China Gold: China’s Quest for Global Power and Olympic Glory 路漫漫:从辉煌奥运到世界强国

Berkshire’s beautiful full-color paperback, China Gold: China’s Quest for Global Power and Olympic Glory, is the ideal book to use with students this year, because sports offer a fascinating window into China. China Gold can be used when teaching about relations between the USSR and China, and the opening-up of China in the 1970s. Extensive coverage of women’s and extreme sports allow for discussion of contemporary social issues, and there is extensive information on ancient and traditional sports and martial arts. Chapters are available online, with teaching guides for both high school and college classrooms, and the book itself can be purchased at a special member price. Quantity orders are available at up to 60% discount.

 Table of Contents

PART ONE: The Olympic Games, the Asian Games, and China’s National Games 奥运会、亚运会、全运会

PART TWO: Olympic Sports 奥运体育

PART THREE: The World of Sports 体育大世界

PART FOUR: Welcoming the World 奥运在中国

PART FIVE: The Olympic Ideal and the Three Themes of the Beijing Olympic Games 奥林匹克理想与北京奥运三大理念

Further Reading

About the Editors and Authors



Beijing lost its first bid for the Olympics to Sydney, but in 2001 the International Olympic Committee voted to award the Games to China. At last, said a student to a BBC reporter, “The world is embracing us.” As the Games approached, controversies broke out and that embrace seemed at times to change into crossed arms and mutual recriminations. Bringing the Olympics Games to Beijing was first discussed in China one hundred years ago, and Part One of China Gold tells the story of a century of development and challenge, of war and revolution, and of an enduring commitment to build (and rebuild) a nation that could participate on the global stage with stunning athleticism, as well as politically and economically. The Olympics of 2008 have great symbolic importance, and to understand this, we look at China’s participation in the Asian Games, as well as the Olympics, and at the National Games which have been an essential proving ground for Chinese athletes.


China is known for its successes at table tennis, diving, and gymnastics, and it has been particularly successful in badminton, weight lifting, and shooting. Beyond these key sports, much effort has been made in recent years to develop boxing, tennis, baseball, canoeing and kayaking, and athletics — there’s even considerable effort going into the development of cricket, a sport of mind-¬boggling importance in India and other British Commonwealth countries, many of which have close economic ties with China. The next chapters take an in-depth look at several of China’s most popular sports, their origins and cultural significance, and provide insight into Chinese history; they look as well at some of today’s top athletes. Sports that are not covered in separate chapters are nonetheless mentioned in sidebars and tables.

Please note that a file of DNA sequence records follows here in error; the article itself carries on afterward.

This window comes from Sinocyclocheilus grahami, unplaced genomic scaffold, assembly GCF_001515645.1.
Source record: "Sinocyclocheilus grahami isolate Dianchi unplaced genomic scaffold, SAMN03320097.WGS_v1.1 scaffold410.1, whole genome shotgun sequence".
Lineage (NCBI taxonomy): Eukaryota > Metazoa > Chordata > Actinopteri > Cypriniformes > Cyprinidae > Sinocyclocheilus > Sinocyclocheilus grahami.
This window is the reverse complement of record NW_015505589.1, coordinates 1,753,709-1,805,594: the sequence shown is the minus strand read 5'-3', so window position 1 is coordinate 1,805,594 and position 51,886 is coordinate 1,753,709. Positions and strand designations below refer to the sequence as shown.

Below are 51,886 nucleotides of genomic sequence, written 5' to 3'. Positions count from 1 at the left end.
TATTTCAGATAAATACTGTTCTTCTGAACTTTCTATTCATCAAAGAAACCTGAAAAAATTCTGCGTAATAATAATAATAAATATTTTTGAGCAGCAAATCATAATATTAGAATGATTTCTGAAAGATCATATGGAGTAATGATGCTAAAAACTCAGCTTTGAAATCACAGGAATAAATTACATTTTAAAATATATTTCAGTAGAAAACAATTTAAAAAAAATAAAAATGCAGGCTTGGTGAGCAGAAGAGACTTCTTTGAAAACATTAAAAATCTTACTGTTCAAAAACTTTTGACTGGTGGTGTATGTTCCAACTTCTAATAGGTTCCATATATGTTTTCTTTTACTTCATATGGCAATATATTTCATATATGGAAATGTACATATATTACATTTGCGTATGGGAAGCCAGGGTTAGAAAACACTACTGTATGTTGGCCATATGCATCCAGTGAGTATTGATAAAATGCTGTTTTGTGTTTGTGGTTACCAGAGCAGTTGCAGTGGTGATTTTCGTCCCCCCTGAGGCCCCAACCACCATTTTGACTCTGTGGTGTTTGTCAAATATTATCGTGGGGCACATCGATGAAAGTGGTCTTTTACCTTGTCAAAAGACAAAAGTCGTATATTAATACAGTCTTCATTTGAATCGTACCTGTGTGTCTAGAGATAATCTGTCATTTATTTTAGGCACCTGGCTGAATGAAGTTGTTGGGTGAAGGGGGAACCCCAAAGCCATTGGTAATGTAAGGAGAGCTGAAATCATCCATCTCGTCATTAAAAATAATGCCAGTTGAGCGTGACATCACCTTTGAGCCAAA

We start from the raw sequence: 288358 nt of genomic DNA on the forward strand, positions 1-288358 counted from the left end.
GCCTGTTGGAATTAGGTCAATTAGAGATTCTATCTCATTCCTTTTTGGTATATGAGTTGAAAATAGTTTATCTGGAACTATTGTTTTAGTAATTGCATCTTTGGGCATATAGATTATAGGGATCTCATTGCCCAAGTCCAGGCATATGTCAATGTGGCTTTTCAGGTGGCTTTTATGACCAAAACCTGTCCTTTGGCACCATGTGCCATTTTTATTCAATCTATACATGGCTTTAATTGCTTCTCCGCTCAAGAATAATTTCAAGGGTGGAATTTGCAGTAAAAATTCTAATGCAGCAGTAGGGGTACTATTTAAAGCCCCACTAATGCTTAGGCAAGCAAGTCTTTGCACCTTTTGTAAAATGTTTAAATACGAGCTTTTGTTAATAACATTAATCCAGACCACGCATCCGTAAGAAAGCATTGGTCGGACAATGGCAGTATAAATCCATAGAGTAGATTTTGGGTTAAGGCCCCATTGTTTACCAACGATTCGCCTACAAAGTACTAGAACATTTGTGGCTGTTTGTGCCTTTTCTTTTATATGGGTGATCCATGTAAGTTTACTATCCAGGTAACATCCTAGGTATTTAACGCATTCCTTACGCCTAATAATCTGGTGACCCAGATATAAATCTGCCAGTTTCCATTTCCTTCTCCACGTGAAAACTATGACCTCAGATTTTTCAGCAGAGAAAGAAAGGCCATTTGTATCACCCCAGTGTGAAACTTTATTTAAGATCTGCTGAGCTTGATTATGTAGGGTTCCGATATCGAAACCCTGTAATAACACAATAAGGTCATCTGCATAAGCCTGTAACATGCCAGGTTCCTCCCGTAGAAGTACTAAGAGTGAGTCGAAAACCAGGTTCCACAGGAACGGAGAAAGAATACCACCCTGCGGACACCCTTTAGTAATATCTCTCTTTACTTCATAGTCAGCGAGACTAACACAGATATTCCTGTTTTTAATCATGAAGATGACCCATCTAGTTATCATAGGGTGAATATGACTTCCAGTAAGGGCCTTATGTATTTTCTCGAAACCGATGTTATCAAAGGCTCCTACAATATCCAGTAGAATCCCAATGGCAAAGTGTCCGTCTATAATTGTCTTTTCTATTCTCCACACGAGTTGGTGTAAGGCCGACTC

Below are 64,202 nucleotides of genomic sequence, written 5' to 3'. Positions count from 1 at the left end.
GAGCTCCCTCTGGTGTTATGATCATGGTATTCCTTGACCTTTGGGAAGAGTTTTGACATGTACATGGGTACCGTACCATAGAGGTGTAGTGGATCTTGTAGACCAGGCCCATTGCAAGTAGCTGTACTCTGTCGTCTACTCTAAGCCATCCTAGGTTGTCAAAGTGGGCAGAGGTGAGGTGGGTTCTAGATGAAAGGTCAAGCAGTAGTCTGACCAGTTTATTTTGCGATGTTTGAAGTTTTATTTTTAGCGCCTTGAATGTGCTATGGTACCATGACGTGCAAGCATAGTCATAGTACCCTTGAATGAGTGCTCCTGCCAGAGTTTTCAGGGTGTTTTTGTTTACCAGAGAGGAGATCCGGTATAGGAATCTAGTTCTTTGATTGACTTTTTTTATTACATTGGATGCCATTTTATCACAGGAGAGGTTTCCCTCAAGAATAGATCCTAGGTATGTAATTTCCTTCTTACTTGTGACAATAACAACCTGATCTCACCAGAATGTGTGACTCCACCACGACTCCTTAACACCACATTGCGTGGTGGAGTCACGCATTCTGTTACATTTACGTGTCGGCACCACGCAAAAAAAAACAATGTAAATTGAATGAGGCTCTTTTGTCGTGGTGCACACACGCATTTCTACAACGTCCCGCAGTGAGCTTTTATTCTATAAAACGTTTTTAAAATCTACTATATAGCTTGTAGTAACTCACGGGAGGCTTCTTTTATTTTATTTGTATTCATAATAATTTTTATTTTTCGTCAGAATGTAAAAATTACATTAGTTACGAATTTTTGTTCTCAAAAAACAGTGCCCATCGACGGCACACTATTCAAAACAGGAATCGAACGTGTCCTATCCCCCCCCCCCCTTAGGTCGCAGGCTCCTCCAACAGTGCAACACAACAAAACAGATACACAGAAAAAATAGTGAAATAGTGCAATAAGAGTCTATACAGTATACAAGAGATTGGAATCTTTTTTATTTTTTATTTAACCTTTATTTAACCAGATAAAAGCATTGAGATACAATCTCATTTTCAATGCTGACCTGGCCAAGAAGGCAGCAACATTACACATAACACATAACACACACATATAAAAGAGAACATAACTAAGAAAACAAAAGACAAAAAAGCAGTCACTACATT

The Olympics are larger than life, but the values and aspirations we celebrate every four years (and in between at the Winter Games) are part of our daily lives, too. Sports reflect our ideas about achievement, community, competition, fairness, and equality. The popularity of different sports and the way they have spread around the world helps us to understand different cultures and see how nations have influenced one another. Martial arts are not only practiced in Asia but they have developed into sophisticated forms there and then spread around the world. Women have made enormous strides in sport since the founder of the modern Games said, “Women have but one task, that of crowning the winner with garlands,” but in every country this development has taken a different shape. This section of China Gold explains some of the unique aspects of sports in the Middle or Central Kingdom 中国, which include not only the picturesque practices of tai chi but also “disco dancing” (popular with the elderly), the growing popularity of extreme sports, and even luxury Western sports like golf.


Olympic Games often transform their host cities, and Beijing has indeed undergone a dramatic and perhaps long-lasting “makeover.” Its Olympic Green, the central area for the Olympic contests, now boasts a massive National Stadium. Known as the “Bird’s Nest,” this architectural wonder seats 120,000 people. After the Games, the Green will serve as a cultural and commercial center with conference facilities, shopping, and sporting events. Western Beijing—once a belt of pollution-spewing steel plants—is now the location of Olympic shooting ranges, indoor cycling, and a basketball stadium. Construction, tourism, and changes to the city’s infrastructure, among other factors, have been estimated to bring an additional $13.2 billion and 1.82 million jobs to Beijing. But the Olympics are certain to have more than an economic impact on the city—and on China itself. Part Four of China Gold looks at how Beijing and other Chinese cities have prepared for the Olympics. It considers as well the impact the Games will have on a nation that welcomes to its shores 300,000 tourists from overseas—and some 20,000 foreign journalists—while the whole world watches.


In the 112-year history of the modern Olympics, the Games have been criticized and even boycotted for different reason, but our enduring love of sports and abiding desire to see countries come together in peace tends to trump political disagreements. The 2008 Games are unique in Olympic history because they are being held in a country poised to rise to new prominence on the global stage. The Olympics are a creation of Western civilization, but as China resumes a bigger international role, these Games — only the third to take place in Asia — give it a chance to integrate some of the Olympic ideals into its perspective on global leadership and also an opportunity to influence an event that has unique meaning for many people around the world.